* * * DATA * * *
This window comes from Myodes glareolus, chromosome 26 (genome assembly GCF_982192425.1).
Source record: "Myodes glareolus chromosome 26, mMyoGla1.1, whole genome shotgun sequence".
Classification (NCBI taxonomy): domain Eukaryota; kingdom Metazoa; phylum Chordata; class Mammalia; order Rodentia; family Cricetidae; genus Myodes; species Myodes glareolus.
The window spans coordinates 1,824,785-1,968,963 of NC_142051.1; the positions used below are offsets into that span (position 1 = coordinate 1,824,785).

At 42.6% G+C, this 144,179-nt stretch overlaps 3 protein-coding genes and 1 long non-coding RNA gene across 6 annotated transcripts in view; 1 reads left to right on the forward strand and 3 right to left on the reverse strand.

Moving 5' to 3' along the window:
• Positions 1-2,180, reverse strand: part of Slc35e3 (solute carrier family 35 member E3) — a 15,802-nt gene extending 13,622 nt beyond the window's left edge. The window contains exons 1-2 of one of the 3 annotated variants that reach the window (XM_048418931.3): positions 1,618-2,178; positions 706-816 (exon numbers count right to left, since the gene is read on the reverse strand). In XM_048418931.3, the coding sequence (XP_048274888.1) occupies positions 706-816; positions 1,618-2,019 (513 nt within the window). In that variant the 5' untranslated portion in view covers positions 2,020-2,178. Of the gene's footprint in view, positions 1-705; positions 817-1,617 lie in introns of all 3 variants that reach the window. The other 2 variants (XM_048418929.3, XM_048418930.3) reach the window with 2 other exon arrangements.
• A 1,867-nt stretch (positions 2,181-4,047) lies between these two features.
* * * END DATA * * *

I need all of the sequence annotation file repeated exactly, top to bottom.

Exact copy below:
This window comes from Myodes glareolus, chromosome 26 (genome assembly GCF_982192425.1).
Source record: "Myodes glareolus chromosome 26, mMyoGla1.1, whole genome shotgun sequence".
Classification (NCBI taxonomy): domain Eukaryota; kingdom Metazoa; phylum Chordata; class Mammalia; order Rodentia; family Cricetidae; genus Myodes; species Myodes glareolus.
The window spans coordinates 1,824,785-1,968,963 of NC_142051.1; the positions used below are offsets into that span (position 1 = coordinate 1,824,785).

At 42.6% G+C, this 144,179-nt stretch overlaps 3 protein-coding genes and 1 long non-coding RNA gene across 6 annotated transcripts in view; 1 reads left to right on the forward strand and 3 right to left on the reverse strand.

Moving 5' to 3' along the window:
• Positions 1-2,180, reverse strand: part of Slc35e3 (solute carrier family 35 member E3) — a 15,802-nt gene extending 13,622 nt beyond the window's left edge. The window contains exons 1-2 of one of the 3 annotated variants that reach the window (XM_048418931.3): positions 1,618-2,178; positions 706-816 (exon numbers count right to left, since the gene is read on the reverse strand). In XM_048418931.3, the coding sequence (XP_048274888.1) occupies positions 706-816; positions 1,618-2,019 (513 nt within the window). In that variant the 5' untranslated portion in view covers positions 2,020-2,178. Of the gene's footprint in view, positions 1-705; positions 817-1,617 lie in introns of all 3 variants that reach the window. The other 2 variants (XM_048418929.3, XM_048418930.3) reach the window with 2 other exon arrangements.
• A 1,867-nt stretch (positions 2,181-4,047) lies between these two features.